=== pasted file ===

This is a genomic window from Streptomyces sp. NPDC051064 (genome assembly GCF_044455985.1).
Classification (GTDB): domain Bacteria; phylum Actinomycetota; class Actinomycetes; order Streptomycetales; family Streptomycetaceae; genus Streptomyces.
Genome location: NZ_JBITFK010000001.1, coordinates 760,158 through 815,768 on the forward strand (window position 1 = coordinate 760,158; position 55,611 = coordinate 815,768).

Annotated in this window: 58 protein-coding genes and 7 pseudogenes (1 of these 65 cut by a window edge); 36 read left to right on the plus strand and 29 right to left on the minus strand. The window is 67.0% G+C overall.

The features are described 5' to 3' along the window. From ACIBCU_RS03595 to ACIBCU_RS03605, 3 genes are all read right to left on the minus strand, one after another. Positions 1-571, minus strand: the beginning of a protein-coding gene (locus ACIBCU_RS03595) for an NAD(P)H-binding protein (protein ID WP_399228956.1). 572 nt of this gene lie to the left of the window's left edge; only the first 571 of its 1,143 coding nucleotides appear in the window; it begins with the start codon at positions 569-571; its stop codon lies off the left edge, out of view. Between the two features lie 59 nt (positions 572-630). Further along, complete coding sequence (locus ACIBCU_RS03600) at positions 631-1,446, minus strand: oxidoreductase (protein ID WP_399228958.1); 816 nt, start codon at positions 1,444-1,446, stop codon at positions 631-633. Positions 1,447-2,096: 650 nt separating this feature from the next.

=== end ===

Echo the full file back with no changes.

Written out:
This is a genomic window from Streptomyces sp. NPDC051064 (genome assembly GCF_044455985.1).
Classification (GTDB): domain Bacteria; phylum Actinomycetota; class Actinomycetes; order Streptomycetales; family Streptomycetaceae; genus Streptomyces.
Genome location: NZ_JBITFK010000001.1, coordinates 760,158 through 815,768 on the forward strand (window position 1 = coordinate 760,158; position 55,611 = coordinate 815,768).

Annotated in this window: 58 protein-coding genes and 7 pseudogenes (1 of these 65 cut by a window edge); 36 read left to right on the plus strand and 29 right to left on the minus strand. The window is 67.0% G+C overall.

The features are described 5' to 3' along the window. From ACIBCU_RS03595 to ACIBCU_RS03605, 3 genes are all read right to left on the minus strand, one after another. Positions 1-571, minus strand: the beginning of a protein-coding gene (locus ACIBCU_RS03595) for an NAD(P)H-binding protein (protein ID WP_399228956.1). 572 nt of this gene lie to the left of the window's left edge; only the first 571 of its 1,143 coding nucleotides appear in the window; it begins with the start codon at positions 569-571; its stop codon lies off the left edge, out of view. Between the two features lie 59 nt (positions 572-630). Further along, complete coding sequence (locus ACIBCU_RS03600) at positions 631-1,446, minus strand: oxidoreductase (protein ID WP_399228958.1); 816 nt, start codon at positions 1,444-1,446, stop codon at positions 631-633. Positions 1,447-2,096: 650 nt separating this feature from the next.